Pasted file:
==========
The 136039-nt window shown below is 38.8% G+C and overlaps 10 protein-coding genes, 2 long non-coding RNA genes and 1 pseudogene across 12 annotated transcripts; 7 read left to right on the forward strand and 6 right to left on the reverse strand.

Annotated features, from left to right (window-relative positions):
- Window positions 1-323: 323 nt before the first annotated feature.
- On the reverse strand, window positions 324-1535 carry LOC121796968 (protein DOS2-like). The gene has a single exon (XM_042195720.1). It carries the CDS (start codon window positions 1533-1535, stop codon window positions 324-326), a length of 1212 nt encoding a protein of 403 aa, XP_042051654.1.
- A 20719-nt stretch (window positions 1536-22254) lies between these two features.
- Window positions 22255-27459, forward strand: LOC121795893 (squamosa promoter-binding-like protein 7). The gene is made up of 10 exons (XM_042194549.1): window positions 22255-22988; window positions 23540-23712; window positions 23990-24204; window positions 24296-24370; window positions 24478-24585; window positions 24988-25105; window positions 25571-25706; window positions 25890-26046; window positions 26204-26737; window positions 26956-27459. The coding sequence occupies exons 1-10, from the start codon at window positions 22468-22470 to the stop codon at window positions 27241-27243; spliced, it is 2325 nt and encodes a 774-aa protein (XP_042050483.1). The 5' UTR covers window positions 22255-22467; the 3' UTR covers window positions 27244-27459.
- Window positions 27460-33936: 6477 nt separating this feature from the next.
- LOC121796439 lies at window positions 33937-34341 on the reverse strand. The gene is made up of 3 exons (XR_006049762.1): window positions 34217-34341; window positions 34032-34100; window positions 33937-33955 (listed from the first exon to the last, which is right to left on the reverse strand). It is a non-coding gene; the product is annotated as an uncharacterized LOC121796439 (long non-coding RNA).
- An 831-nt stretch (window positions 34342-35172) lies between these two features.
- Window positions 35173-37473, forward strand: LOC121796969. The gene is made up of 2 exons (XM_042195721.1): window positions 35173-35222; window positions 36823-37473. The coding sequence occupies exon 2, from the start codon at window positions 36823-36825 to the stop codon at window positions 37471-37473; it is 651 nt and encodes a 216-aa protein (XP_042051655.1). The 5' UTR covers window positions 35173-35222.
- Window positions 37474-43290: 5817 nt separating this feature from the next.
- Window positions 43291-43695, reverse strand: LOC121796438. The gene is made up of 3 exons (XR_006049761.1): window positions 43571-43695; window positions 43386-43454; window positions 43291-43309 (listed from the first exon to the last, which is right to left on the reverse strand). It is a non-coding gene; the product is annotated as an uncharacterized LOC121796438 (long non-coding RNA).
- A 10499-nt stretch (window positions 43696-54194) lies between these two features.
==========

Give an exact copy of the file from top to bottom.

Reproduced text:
The 136039-nt window shown below is 38.8% G+C and overlaps 10 protein-coding genes, 2 long non-coding RNA genes and 1 pseudogene across 12 annotated transcripts; 7 read left to right on the forward strand and 6 right to left on the reverse strand.

Annotated features, from left to right (window-relative positions):
- Window positions 1-323: 323 nt before the first annotated feature.
- On the reverse strand, window positions 324-1535 carry LOC121796968 (protein DOS2-like). The gene has a single exon (XM_042195720.1). It carries the CDS (start codon window positions 1533-1535, stop codon window positions 324-326), a length of 1212 nt encoding a protein of 403 aa, XP_042051654.1.
- A 20719-nt stretch (window positions 1536-22254) lies between these two features.
- Window positions 22255-27459, forward strand: LOC121795893 (squamosa promoter-binding-like protein 7). The gene is made up of 10 exons (XM_042194549.1): window positions 22255-22988; window positions 23540-23712; window positions 23990-24204; window positions 24296-24370; window positions 24478-24585; window positions 24988-25105; window positions 25571-25706; window positions 25890-26046; window positions 26204-26737; window positions 26956-27459. The coding sequence occupies exons 1-10, from the start codon at window positions 22468-22470 to the stop codon at window positions 27241-27243; spliced, it is 2325 nt and encodes a 774-aa protein (XP_042050483.1). The 5' UTR covers window positions 22255-22467; the 3' UTR covers window positions 27244-27459.
- Window positions 27460-33936: 6477 nt separating this feature from the next.
- LOC121796439 lies at window positions 33937-34341 on the reverse strand. The gene is made up of 3 exons (XR_006049762.1): window positions 34217-34341; window positions 34032-34100; window positions 33937-33955 (listed from the first exon to the last, which is right to left on the reverse strand). It is a non-coding gene; the product is annotated as an uncharacterized LOC121796439 (long non-coding RNA).
- An 831-nt stretch (window positions 34342-35172) lies between these two features.
- Window positions 35173-37473, forward strand: LOC121796969. The gene is made up of 2 exons (XM_042195721.1): window positions 35173-35222; window positions 36823-37473. The coding sequence occupies exon 2, from the start codon at window positions 36823-36825 to the stop codon at window positions 37471-37473; it is 651 nt and encodes a 216-aa protein (XP_042051655.1). The 5' UTR covers window positions 35173-35222.
- Window positions 37474-43290: 5817 nt separating this feature from the next.
- Window positions 43291-43695, reverse strand: LOC121796438. The gene is made up of 3 exons (XR_006049761.1): window positions 43571-43695; window positions 43386-43454; window positions 43291-43309 (listed from the first exon to the last, which is right to left on the reverse strand). It is a non-coding gene; the product is annotated as an uncharacterized LOC121796438 (long non-coding RNA).
- A 10499-nt stretch (window positions 43696-54194) lies between these two features.